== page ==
If given the chance, I would interview Bill Gates. I want to do this even though he is the big bad wold of the technological era. I want to do this even though he is the evil Internet baron that wants to squash the little guy. He is worth about $59 billion, and at one point was around $100 billion. I want to do this because he too was once the little guy, and through genius, innovation, and a large amount of luck, he became the richest man in the world, and by doing so, he changed the way people think about money. Bill Gates represents the goal that all business men strive to realize. To quote Ted Fishman, "He may actually represent a new idea of human potential."ÃÂ Bill Gates, with the help of two trusted friends, started Microsoft in 1975 from the ground up. He left Harvard in his junior year to work on the company.
Making a deal with IBM, he developed MS-DOS, which was the first major operating system, in the mid to late 1980s. He then created Windows in 1989. Microsoft skyrocketed from there. From that catapult launch, Microsoft began manufacturing other applications, games, and tools for businesses and individuals alike.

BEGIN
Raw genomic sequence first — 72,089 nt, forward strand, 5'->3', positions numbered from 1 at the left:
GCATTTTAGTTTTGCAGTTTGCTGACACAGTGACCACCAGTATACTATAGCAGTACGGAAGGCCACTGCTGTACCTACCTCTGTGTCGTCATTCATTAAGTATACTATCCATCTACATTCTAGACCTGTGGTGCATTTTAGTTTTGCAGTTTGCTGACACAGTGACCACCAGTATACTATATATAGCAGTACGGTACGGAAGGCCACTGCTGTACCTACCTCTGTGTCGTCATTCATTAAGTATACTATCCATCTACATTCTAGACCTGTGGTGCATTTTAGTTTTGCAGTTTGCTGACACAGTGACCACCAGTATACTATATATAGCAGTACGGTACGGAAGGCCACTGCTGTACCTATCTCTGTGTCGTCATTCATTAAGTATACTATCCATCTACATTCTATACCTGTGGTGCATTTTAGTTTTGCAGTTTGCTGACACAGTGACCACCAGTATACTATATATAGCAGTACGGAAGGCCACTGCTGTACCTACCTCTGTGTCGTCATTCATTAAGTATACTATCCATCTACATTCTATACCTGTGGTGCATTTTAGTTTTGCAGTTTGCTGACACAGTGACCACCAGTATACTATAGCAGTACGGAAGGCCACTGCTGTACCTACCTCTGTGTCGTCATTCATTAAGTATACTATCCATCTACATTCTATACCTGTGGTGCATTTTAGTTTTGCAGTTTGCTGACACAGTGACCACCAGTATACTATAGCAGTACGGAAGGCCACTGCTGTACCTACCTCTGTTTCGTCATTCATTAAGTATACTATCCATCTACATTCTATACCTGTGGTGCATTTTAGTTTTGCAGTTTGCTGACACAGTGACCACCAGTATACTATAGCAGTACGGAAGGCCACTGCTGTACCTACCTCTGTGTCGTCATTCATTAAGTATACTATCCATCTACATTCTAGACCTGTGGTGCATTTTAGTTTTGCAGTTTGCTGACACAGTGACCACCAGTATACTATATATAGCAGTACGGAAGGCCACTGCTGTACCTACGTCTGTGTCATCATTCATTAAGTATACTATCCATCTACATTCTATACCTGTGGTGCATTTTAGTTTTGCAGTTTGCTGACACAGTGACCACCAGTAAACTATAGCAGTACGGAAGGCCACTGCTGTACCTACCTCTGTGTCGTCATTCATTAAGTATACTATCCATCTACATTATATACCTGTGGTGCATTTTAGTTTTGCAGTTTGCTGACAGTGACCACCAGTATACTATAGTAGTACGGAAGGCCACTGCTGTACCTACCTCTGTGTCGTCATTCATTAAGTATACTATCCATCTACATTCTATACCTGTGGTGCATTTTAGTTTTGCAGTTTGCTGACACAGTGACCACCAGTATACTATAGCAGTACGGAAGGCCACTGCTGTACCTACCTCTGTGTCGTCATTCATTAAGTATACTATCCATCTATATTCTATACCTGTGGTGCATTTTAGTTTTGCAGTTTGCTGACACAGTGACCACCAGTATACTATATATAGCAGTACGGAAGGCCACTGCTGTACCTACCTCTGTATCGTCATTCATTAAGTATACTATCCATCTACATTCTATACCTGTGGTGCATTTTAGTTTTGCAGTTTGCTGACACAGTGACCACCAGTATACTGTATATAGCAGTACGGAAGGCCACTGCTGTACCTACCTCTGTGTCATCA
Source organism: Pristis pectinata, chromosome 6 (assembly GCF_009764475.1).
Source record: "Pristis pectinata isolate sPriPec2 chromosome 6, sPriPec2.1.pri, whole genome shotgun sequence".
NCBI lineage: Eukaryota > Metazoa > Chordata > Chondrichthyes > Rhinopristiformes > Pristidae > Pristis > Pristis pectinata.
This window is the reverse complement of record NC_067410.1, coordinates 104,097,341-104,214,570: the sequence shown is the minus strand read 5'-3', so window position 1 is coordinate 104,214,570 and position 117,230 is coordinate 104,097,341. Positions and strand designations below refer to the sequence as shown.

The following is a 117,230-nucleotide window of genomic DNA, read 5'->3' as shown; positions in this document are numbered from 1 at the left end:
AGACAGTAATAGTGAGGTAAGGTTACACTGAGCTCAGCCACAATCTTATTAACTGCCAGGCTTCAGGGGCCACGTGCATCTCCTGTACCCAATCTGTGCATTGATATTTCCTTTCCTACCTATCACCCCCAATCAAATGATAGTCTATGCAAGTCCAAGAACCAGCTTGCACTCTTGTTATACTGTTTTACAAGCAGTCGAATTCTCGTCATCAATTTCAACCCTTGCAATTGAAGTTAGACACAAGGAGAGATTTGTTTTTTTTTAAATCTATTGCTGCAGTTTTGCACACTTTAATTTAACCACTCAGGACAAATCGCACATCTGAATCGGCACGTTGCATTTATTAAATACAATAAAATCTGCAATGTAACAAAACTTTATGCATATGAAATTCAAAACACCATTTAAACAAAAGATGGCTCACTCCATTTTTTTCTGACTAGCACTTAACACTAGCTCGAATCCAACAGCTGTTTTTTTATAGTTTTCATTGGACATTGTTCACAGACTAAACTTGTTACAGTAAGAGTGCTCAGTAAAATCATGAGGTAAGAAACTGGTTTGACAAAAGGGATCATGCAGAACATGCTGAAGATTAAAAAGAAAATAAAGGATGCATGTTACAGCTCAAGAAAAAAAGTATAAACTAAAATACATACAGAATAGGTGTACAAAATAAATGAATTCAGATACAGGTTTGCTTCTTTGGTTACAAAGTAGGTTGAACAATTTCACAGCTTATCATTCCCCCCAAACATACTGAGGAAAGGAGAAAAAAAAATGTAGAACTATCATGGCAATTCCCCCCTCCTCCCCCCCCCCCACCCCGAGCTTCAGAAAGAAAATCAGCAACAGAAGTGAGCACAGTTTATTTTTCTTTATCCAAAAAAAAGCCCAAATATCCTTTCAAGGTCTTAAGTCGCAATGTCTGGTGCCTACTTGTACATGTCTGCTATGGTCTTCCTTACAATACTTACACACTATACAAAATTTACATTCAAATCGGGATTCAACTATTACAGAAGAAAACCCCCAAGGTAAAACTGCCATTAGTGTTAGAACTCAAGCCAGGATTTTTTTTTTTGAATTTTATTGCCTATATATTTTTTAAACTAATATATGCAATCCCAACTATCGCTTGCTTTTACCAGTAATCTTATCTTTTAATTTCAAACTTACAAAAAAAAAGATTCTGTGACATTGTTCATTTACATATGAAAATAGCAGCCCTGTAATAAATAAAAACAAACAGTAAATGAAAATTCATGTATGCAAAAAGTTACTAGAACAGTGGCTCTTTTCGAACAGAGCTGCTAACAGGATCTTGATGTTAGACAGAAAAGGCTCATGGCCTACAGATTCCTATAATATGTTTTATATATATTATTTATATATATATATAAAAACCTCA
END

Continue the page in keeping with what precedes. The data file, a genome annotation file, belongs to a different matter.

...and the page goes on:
Even at the height of greatness, Microsoft became too big. The suing of Microsoft under the antitrust laws was a major blow; however, Gates and Microsoft overcame, and the courts overturned the ruling to break up Windows and Microsoft. Gates reputation as a person has changed in the past couple of years as well. It changed from monopolistic baron of technology to charitable philanthropist. Though most view him with awe and a twinge of envy, I look at him as an innovator and one of the most important people of the 20th century.